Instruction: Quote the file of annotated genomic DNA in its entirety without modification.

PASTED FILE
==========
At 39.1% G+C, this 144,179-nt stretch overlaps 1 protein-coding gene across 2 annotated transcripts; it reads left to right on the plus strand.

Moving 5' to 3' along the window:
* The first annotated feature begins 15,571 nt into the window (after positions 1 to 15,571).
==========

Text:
At 39.1% G+C, this 144,179-nt stretch overlaps 1 protein-coding gene across 2 annotated transcripts; it reads left to right on the plus strand.

Moving 5' to 3' along the window:
* The first annotated feature begins 15,571 nt into the window (after positions 1 to 15,571).